Parent Claims Daughter Was Discriminated at Playground; Netizens Doubt That Racism Was Involved
“My heart clenched for my daughter as I saw her trying to comprehend what the girl had just told her,” the mother wrote.
A disheartened mother who witnessed her daughter getting bullied by other kids at a playground recently took to Instagram to air grievances over what she believed was an instance of racism.
On Monday (Aug 31), her husband shared her Instagram Stories in a Facebook post that has since gone viral.
Parent Claims Daughter Was Discriminated at Playground
The mother had recounted an incident that took place while her 19-month-old daughter was playing at a playground, where the toddler apparently “had her first encounter of discrimination”.
According to the parent, there were two older Chinese girls and another Chinese girl who was younger than her daughter, who is of Indian-Muslim descent.
Eventually, all four of the kids went to play on a four-seater spring rocker. When the Indian child got on one of the rockers, the mother noted that the two older Chinese kids “immediately got off” and “started snickering to one another”. One of them was said to have gotten close to her daughter and said “I don’t like you” with a smile.
“My heart clenched for my daughter as I saw her trying to comprehend what the girl had just told her,” the mother wrote. Though she was angry, she composed herself and told the girls that it was “not a very nice thing to say” before they ran off.
“It might not seem like a big deal to a lot of people, but as someone who belongs to one of the minority groups in Singapore, and who has a background in teaching intercultural communication, I know and recognise the signs of discrimination and racism when they happen,” she affirmed in her post.
The parent acknowledged that the Chinese kids she told off were too young to know better and placed the blame on their parents.
“Kids pick up careless remarks made by their parents and pass it on in places like the playground, which are supposed to be safe spaces for kids to play and have fun,” she wrote.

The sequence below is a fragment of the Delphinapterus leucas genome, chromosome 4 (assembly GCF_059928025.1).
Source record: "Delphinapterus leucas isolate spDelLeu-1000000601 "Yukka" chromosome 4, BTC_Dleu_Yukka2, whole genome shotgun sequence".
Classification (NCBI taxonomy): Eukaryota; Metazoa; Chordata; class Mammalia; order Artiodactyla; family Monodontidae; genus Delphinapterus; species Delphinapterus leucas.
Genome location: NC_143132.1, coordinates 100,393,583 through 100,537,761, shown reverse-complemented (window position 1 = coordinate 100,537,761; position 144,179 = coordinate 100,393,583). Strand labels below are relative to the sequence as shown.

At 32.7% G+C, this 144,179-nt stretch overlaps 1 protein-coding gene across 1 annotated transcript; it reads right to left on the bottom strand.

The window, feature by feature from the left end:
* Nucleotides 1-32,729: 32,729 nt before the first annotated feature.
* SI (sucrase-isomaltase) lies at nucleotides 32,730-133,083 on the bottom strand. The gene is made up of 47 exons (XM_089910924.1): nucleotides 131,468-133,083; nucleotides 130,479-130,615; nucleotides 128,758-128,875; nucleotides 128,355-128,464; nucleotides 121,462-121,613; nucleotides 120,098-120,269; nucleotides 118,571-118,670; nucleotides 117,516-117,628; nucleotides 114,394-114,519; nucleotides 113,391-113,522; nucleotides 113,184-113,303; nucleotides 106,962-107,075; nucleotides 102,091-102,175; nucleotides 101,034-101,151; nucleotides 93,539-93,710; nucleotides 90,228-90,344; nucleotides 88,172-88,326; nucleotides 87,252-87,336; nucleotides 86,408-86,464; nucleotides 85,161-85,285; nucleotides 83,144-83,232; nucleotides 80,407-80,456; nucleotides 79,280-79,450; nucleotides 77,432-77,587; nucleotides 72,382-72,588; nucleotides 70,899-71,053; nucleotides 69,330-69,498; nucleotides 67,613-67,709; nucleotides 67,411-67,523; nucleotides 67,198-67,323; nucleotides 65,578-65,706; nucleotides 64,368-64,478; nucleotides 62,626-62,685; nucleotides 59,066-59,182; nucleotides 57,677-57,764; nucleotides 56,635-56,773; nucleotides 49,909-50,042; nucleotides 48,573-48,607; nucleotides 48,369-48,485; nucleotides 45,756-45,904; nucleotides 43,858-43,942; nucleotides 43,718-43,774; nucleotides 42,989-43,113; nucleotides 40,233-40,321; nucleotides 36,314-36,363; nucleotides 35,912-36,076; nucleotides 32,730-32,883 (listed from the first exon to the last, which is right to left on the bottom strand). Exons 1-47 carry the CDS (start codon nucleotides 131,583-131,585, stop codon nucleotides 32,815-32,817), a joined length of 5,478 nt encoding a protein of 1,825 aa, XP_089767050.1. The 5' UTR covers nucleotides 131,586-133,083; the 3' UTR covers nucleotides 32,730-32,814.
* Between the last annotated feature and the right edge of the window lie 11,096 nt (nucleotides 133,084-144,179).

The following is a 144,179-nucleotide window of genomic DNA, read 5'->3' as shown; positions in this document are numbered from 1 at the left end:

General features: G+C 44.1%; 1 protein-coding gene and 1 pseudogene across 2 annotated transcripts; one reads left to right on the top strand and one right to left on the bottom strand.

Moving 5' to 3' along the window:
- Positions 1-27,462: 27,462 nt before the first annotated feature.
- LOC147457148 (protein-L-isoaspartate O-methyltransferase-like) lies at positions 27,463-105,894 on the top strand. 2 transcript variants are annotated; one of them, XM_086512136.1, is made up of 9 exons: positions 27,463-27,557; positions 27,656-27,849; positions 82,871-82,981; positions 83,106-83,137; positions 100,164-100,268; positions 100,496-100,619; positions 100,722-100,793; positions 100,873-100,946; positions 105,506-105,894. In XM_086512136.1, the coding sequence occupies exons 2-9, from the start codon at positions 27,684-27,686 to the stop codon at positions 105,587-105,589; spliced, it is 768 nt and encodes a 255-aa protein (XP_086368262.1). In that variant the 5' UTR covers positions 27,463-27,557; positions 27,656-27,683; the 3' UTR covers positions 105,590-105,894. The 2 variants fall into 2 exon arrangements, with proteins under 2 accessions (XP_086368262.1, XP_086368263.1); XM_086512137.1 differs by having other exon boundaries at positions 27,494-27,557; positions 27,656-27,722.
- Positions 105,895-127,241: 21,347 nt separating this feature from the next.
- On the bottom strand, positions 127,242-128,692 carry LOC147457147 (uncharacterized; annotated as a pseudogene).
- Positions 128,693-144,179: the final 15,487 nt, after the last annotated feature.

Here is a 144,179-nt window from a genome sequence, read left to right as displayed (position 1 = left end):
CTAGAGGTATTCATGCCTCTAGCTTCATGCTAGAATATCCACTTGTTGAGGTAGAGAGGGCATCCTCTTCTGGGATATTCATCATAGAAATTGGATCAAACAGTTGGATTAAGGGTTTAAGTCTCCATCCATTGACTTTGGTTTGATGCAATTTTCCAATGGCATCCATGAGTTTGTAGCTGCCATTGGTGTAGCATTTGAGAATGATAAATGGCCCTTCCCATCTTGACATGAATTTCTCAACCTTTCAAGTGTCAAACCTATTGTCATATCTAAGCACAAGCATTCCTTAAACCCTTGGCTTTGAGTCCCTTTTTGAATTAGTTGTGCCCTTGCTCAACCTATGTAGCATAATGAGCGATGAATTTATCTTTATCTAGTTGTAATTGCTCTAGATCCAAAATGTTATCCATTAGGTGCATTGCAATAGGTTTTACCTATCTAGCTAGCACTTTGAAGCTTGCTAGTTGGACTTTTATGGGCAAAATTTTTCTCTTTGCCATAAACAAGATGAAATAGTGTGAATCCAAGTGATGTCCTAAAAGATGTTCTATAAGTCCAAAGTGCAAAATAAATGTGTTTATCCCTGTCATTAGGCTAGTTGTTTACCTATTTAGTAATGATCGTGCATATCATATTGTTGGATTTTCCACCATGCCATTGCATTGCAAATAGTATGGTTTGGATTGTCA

She ended off by urging parents not to pass on their prejudices to their kids and clarified that her daughter has had amazing experiences with other Chinese kids and parents who’ve been more welcoming.
The repost of her story on Facebook has gone viral, garnering over 2,000 shares and hundreds of comments as of writing.
But there was also doubt. More than a few netizens questioned the story, asking what exactly from the children’s actions was determined as racist.
Some asserted to the mother and other commenters that it was more a case of bullying than outright racism.
Regardless of whether this particular incident involved racism or not, it’s clear that outright intolerance is an issue among kids. Numerous anecdotes recounted by Singapore’s ethnic minorities on the Instagram page @minorityvoices show a perturbing pattern — incidents of casual bullying based along racial lines are commonly experienced from as early as primary school.
View this post on Instagram
I was from one of the Singapore Hokkien Huay Kuan Primary schools. From Primary 3 to 6, I was the only minority race/ dark skinned person in my class, and I had faced a lot of racism because of it. It was extremely hard for me to go to school, as I would be hurt, ostracized, discriminated against every single day. Nobody would want to sit beside me, and the other students would complain when the teacher placed me beside them. I could not borrow any items from my classmates, as they hated me touching their stuff. I vividly remember one of my classmates asking the others, “What is the difference between Jahnavi and a bucket of shit?” to which the answer was “The bucket!” And everyone around me started laughing hysterically. Another classmate also told me that people of my race are more likely to go into illegal businesses, indicating that I would. When I had informed my teacher about what had happened, she promised that action would be taken, however, there was no action taken against the students, and the bullying continued. I remember going home crying many days due to the bullying I faced in school. But I had told myself that I would not allow for all this to affect me, and I focused on my own personal growth. The experience taught me to become the independent, strong woman I have turned out to be today. When I moved on to Secondary school, I brought along the inferiority complex that dark skinned people are of lower level than fair skinned people. However, I was blessed to be part of an amazing Secondary school with amazing students/teachers. Their company helped me to overcome my traumatic experience and brought out the best in me. Today, I proudly embrace my skin!
Back in March, a case of racial bullying that took place at Mee Toh School went viral, prompting then-Minister for Education Ong Ye Kung to issue a statement against the “unacceptable” behaviour.
This article was first published on AsiaOne and republished on theAsianparent with permission.
Lead image source: iStock